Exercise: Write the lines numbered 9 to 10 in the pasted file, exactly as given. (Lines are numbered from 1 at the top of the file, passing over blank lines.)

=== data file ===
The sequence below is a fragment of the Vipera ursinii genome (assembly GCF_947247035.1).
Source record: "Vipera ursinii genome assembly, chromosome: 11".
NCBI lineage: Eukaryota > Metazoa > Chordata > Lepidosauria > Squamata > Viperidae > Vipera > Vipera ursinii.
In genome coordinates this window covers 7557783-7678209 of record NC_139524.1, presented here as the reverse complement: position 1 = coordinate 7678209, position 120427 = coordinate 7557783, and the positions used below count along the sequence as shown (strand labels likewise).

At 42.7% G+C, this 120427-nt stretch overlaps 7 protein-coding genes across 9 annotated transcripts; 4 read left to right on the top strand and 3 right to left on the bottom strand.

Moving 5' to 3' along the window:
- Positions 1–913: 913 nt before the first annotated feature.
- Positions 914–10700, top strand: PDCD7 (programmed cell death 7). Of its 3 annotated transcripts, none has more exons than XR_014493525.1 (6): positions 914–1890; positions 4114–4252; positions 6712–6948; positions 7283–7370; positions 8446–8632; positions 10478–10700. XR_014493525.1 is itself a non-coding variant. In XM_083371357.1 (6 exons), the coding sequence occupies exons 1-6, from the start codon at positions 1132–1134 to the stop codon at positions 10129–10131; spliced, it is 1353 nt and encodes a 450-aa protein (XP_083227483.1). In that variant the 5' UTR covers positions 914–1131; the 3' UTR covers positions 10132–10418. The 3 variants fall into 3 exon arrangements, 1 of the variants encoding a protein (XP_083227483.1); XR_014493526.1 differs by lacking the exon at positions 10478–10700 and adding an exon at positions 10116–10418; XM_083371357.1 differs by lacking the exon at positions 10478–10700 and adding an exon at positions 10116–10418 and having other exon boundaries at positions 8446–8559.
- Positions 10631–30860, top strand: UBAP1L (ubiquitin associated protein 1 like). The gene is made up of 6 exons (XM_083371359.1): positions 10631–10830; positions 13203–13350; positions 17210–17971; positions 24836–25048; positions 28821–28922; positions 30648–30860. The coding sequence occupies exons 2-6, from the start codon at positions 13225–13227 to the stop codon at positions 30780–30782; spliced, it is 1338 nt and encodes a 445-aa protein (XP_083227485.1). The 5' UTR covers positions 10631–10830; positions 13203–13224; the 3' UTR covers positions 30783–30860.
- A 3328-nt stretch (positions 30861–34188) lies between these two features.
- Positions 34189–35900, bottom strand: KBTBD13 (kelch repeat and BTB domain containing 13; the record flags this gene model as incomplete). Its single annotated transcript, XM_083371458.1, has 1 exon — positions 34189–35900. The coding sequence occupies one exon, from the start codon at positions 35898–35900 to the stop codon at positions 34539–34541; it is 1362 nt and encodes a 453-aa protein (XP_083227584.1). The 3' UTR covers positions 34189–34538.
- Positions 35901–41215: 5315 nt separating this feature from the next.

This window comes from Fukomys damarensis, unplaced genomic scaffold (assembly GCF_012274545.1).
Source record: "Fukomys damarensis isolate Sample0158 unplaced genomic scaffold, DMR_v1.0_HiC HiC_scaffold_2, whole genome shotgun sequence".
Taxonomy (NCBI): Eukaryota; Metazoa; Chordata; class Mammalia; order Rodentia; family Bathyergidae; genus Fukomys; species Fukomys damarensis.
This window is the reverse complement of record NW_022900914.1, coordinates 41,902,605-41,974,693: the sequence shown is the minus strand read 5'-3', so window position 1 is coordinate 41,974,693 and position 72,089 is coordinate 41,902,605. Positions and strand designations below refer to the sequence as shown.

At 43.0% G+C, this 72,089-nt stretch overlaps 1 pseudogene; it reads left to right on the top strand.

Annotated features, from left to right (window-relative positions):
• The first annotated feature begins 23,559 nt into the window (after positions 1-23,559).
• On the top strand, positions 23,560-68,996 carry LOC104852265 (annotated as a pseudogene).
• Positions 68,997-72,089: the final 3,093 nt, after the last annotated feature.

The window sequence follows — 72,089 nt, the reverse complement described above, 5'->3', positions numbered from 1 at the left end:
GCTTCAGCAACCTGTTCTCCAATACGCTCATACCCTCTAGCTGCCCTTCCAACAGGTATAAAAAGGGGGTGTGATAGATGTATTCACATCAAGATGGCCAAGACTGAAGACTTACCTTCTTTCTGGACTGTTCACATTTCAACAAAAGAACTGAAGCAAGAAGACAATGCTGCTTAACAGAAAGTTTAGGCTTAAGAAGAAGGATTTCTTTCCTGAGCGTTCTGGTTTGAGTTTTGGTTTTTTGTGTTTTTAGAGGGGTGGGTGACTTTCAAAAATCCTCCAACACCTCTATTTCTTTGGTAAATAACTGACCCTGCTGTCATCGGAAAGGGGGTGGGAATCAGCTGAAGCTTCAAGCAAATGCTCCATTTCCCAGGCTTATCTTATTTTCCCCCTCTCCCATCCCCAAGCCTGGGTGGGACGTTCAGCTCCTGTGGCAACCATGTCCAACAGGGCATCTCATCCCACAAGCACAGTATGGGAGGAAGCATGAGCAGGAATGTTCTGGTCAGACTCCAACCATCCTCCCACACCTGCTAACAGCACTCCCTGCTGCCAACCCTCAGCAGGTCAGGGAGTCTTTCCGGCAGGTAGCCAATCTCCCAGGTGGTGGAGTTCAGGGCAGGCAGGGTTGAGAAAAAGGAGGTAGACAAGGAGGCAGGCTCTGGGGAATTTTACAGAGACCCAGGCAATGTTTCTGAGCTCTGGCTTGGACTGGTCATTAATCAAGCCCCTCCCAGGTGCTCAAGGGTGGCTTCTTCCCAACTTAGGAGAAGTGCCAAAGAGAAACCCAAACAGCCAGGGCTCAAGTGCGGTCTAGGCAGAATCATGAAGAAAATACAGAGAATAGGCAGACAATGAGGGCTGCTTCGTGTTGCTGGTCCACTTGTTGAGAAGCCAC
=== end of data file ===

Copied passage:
- Positions 10631–30860, top strand: UBAP1L (ubiquitin associated protein 1 like). The gene is made up of 6 exons (XM_083371359.1): positions 10631–10830; positions 13203–13350; positions 17210–17971; positions 24836–25048; positions 28821–28922; positions 30648–30860. The coding sequence occupies exons 2-6, from the start codon at positions 13225–13227 to the stop codon at positions 30780–30782; spliced, it is 1338 nt and encodes a 445-aa protein (XP_083227485.1). The 5' UTR covers positions 10631–10830; positions 13203–13224; the 3' UTR covers positions 30783–30860.
- A 3328-nt stretch (positions 30861–34188) lies between these two features.